So, A normatively guided activity has two aspects, first it is oriented towards some basic human good, and second that there is a community engaged in it that can say whether a given act in pursuit of that good is acceptable or not acceptable. (combination of Finnis and Macintyre).
(a diversion, so traditions can be critiqued if they fail to pursue any basic goods, or if their norms make things acceptable that are always non-acceptable. A tradition of human sacrifice can be legitimately critiqued from the outside on this basis. To a more limited extent, inter-religious critiques are also acceptable, though since religious traditions are often more all-encompassing, blanket criticism and annihilation is in virtually all circumstances immoral for reasons that will be sketched below).
And here is the issue, when I use another cultures stuff, I am doing so without any connection to the normative community it originated in- I have no responsibility for the meaning of it. To use an example that occurred recently, a company used traditional tattoos on a pair of tights- the people who wear those tights have no connection whatsoever to the proper use of those symbols in their original context- they are not responsive to the norm.
This is important, because when we use the symbols of a particular tradition without participating in its normative universe- we do two things. First, we make the world of discourse confusing in some sense, we have some people who are using the same symbols in two very different ways. Obviously, this is not a huge problem (and is in fact the basis for much comedy) when there is no power differential between the groups- the fact that I almost certainly mean something somewhat different than the average physicist when I talk about Space and Time is not an issue- partially because there is a reasonably well-defined relationship between the physicist conception and my own that imposes certain normative rules between them (namely, that I am certainly wrong about the overall structure, but the physicist has to either help provide an explanation for my phenomenological experience of space and time or cede that domain to some other discipline, most likely some combination of the two.).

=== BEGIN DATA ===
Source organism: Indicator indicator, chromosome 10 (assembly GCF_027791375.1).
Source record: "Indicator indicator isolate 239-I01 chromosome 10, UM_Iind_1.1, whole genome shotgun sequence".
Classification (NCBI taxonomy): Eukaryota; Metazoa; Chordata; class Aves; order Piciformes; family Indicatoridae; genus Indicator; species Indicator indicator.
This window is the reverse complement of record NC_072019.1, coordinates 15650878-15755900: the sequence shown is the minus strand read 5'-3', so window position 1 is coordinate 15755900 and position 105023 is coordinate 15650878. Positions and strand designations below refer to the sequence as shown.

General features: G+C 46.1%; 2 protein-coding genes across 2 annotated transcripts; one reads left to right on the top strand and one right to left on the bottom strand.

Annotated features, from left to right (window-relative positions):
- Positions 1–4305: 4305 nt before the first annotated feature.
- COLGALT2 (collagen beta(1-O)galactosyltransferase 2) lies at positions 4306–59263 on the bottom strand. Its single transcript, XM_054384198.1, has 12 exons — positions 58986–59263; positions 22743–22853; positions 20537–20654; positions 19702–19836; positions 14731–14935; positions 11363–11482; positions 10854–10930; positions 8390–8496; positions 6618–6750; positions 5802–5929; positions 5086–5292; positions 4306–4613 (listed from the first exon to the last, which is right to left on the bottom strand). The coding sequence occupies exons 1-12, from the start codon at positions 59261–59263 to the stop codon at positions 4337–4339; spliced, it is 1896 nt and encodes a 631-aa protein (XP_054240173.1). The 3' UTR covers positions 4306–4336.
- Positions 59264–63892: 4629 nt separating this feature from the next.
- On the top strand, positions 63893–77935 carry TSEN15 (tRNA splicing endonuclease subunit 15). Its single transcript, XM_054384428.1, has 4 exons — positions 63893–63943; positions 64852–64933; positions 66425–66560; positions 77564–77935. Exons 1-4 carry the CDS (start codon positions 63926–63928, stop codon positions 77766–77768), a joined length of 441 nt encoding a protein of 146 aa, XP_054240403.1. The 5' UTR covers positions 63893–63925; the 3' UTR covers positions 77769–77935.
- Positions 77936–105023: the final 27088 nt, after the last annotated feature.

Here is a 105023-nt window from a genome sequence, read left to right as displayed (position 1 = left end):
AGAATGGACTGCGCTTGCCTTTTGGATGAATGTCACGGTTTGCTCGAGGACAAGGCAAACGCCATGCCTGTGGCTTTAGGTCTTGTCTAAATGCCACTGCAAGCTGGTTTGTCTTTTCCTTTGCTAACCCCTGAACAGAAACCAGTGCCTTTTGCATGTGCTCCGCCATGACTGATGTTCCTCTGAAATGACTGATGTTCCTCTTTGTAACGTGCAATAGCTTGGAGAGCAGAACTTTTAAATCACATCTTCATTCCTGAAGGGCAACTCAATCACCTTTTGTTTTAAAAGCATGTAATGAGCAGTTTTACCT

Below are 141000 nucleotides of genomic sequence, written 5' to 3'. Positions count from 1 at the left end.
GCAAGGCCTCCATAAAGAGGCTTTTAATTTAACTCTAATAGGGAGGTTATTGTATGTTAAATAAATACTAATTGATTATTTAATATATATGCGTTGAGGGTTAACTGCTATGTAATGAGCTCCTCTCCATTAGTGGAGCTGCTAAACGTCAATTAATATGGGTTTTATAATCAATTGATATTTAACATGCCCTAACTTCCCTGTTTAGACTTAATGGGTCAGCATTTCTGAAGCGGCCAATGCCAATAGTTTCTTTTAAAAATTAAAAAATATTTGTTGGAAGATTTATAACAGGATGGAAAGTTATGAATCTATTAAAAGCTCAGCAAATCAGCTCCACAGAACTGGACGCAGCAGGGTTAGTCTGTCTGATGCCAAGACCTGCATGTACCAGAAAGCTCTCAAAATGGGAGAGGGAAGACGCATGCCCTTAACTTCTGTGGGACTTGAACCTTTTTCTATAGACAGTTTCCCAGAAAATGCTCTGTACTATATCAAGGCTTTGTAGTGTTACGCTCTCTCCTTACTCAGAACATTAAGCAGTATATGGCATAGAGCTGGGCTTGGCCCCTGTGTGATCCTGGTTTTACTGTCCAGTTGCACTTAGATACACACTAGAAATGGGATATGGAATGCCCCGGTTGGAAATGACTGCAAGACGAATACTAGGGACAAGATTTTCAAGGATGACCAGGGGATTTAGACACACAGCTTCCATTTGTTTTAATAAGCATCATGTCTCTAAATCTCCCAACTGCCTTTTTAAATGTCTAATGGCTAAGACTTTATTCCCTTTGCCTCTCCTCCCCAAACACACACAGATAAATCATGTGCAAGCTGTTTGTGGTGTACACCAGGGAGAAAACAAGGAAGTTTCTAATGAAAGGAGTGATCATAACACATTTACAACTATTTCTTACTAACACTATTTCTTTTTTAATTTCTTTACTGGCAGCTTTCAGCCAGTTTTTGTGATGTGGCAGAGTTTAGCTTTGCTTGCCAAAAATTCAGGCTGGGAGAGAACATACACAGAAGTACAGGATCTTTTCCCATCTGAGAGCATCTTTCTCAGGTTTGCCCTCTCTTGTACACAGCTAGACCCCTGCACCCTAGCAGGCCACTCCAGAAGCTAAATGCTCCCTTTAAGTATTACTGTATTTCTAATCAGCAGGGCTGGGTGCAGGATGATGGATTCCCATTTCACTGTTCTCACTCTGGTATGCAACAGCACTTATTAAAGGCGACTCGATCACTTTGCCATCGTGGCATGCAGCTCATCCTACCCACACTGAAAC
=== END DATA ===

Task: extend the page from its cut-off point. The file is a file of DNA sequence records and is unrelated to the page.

However, when there are not well-defined relations, or huge power disparities- the potential for the dominant cultures misuse of norms to overwhelm the original meaningful use is high, something which was powerful for members of a culture might gradually become numb and meaningless as they see it repeated around them ad nauseum without any real understanding.
But this not the primary reason; the primary moral issue is that very little is value-relative- in our culture a great deal has become disconnected from any very clear values (though some vague and often incoherent commandments remain in all of the traditional realms, we simply do not notice most of the time). But in other cultures that is not so, a piece of clothing or a tattoo plays a particular role in a practice oriented towards human goodness. To participate in that is to accept those obligations- just as when I use a word in the declarative sense, I am committing myself to its truth. But since we are not participants in that normative community, we probably lack the material resources of others (the role they play in the practice we have tried to self-induct ourselves into, when very often such practices require someone else to bring us into them and others to engage in the practice with us), we lack their prudential resources (we have no one to give us clear guidance about what good the practice is aimed at, and are thus likely to use it for whatever purpose we happen to like, divorcing it from its original meaning, and flaunting its norms), and finally, we lack their normative resources, we have no one to tell us when we make a misstep, when we include something that should not be included or forget something that should not be forgotten.